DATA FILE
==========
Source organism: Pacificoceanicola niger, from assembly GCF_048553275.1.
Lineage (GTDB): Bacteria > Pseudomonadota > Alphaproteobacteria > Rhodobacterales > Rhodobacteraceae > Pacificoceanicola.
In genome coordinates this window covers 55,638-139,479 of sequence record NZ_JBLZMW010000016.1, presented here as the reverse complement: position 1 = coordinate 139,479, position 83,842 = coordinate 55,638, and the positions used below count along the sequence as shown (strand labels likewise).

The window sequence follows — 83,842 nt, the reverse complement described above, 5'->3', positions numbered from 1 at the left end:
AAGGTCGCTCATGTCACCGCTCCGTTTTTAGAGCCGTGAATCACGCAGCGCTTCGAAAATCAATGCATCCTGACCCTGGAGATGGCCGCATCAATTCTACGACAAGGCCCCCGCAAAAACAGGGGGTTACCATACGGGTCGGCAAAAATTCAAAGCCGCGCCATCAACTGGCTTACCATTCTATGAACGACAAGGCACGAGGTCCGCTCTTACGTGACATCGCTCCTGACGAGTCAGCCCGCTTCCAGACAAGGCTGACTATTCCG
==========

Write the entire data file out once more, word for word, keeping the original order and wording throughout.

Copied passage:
Source organism: Pacificoceanicola niger, from assembly GCF_048553275.1.
Lineage (GTDB): Bacteria > Pseudomonadota > Alphaproteobacteria > Rhodobacterales > Rhodobacteraceae > Pacificoceanicola.
In genome coordinates this window covers 55,638-139,479 of sequence record NZ_JBLZMW010000016.1, presented here as the reverse complement: position 1 = coordinate 139,479, position 83,842 = coordinate 55,638, and the positions used below count along the sequence as shown (strand labels likewise).

The window sequence follows — 83,842 nt, the reverse complement described above, 5'->3', positions numbered from 1 at the left end:
AAGGTCGCTCATGTCACCGCTCCGTTTTTAGAGCCGTGAATCACGCAGCGCTTCGAAAATCAATGCATCCTGACCCTGGAGATGGCCGCATCAATTCTACGACAAGGCCCCCGCAAAAACAGGGGGTTACCATACGGGTCGGCAAAAATTCAAAGCCGCGCCATCAACTGGCTTACCATTCTATGAACGACAAGGCACGAGGTCCGCTCTTACGTGACATCGCTCCTGACGAGTCAGCCCGCTTCCAGACAAGGCTGACTATTCCG